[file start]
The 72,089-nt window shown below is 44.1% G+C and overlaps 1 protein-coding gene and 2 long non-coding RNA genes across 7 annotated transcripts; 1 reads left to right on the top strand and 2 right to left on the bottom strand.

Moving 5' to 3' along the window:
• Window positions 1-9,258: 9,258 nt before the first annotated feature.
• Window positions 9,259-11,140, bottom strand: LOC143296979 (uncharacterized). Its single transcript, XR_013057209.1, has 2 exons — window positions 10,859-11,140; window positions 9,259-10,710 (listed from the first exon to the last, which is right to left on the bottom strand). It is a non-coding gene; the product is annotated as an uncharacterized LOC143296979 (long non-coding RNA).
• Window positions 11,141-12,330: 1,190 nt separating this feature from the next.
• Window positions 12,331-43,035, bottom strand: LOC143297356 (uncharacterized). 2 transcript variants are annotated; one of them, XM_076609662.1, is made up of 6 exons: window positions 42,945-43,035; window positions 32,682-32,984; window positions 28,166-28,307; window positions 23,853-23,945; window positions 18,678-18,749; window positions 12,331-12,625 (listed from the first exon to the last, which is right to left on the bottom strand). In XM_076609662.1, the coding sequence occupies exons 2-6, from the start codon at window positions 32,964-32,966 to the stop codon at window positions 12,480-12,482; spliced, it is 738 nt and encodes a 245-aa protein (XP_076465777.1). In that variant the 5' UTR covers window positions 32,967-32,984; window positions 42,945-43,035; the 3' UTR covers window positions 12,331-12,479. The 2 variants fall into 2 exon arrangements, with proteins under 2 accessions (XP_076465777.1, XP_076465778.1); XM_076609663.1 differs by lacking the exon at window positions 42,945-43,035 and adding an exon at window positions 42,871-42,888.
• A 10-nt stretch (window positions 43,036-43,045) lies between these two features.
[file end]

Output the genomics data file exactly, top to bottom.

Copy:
The 72,089-nt window shown below is 44.1% G+C and overlaps 1 protein-coding gene and 2 long non-coding RNA genes across 7 annotated transcripts; 1 reads left to right on the top strand and 2 right to left on the bottom strand.

Moving 5' to 3' along the window:
• Window positions 1-9,258: 9,258 nt before the first annotated feature.
• Window positions 9,259-11,140, bottom strand: LOC143296979 (uncharacterized). Its single transcript, XR_013057209.1, has 2 exons — window positions 10,859-11,140; window positions 9,259-10,710 (listed from the first exon to the last, which is right to left on the bottom strand). It is a non-coding gene; the product is annotated as an uncharacterized LOC143296979 (long non-coding RNA).
• Window positions 11,141-12,330: 1,190 nt separating this feature from the next.
• Window positions 12,331-43,035, bottom strand: LOC143297356 (uncharacterized). 2 transcript variants are annotated; one of them, XM_076609662.1, is made up of 6 exons: window positions 42,945-43,035; window positions 32,682-32,984; window positions 28,166-28,307; window positions 23,853-23,945; window positions 18,678-18,749; window positions 12,331-12,625 (listed from the first exon to the last, which is right to left on the bottom strand). In XM_076609662.1, the coding sequence occupies exons 2-6, from the start codon at window positions 32,964-32,966 to the stop codon at window positions 12,480-12,482; spliced, it is 738 nt and encodes a 245-aa protein (XP_076465777.1). In that variant the 5' UTR covers window positions 32,967-32,984; window positions 42,945-43,035; the 3' UTR covers window positions 12,331-12,479. The 2 variants fall into 2 exon arrangements, with proteins under 2 accessions (XP_076465777.1, XP_076465778.1); XM_076609663.1 differs by lacking the exon at window positions 42,945-43,035 and adding an exon at window positions 42,871-42,888.
• A 10-nt stretch (window positions 43,036-43,045) lies between these two features.